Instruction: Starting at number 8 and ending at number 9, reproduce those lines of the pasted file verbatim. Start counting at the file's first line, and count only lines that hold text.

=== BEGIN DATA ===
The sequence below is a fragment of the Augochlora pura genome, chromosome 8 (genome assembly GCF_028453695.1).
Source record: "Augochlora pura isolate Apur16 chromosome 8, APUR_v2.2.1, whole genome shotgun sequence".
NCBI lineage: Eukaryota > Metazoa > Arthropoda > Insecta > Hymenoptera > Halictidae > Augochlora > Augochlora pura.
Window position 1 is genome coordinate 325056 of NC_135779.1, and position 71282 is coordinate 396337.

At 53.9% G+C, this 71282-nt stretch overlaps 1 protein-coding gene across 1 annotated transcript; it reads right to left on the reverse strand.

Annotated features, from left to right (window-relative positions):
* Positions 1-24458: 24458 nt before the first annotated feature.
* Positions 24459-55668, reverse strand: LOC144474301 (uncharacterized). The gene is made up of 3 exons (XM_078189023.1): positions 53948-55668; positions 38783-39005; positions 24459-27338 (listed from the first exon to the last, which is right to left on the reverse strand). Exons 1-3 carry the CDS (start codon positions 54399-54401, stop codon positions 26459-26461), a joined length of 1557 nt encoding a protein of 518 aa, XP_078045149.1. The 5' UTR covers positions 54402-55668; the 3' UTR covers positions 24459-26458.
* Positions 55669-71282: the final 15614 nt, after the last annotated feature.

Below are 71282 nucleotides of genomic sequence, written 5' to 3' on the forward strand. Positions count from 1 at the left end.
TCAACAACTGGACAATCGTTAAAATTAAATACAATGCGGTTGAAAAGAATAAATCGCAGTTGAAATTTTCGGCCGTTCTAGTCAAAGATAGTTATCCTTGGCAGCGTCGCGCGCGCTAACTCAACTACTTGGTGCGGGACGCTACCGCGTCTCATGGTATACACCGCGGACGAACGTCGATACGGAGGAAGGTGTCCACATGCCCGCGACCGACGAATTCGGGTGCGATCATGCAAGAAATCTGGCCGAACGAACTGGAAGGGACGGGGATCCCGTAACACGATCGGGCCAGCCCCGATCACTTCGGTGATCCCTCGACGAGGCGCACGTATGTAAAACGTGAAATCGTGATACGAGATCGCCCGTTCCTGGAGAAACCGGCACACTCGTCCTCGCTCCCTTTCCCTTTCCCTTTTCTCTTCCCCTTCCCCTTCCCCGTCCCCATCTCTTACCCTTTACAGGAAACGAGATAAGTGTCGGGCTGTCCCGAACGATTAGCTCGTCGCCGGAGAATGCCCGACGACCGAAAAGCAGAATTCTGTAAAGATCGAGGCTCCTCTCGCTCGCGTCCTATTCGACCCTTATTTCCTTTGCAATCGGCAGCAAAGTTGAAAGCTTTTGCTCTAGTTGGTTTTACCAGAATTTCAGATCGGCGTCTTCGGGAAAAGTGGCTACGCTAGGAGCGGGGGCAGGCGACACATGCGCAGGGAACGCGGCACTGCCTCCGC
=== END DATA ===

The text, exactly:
* Positions 24459-55668, reverse strand: LOC144474301 (uncharacterized). The gene is made up of 3 exons (XM_078189023.1): positions 53948-55668; positions 38783-39005; positions 24459-27338 (listed from the first exon to the last, which is right to left on the reverse strand). Exons 1-3 carry the CDS (start codon positions 54399-54401, stop codon positions 26459-26461), a joined length of 1557 nt encoding a protein of 518 aa, XP_078045149.1. The 5' UTR covers positions 54402-55668; the 3' UTR covers positions 24459-26458.
* Positions 55669-71282: the final 15614 nt, after the last annotated feature.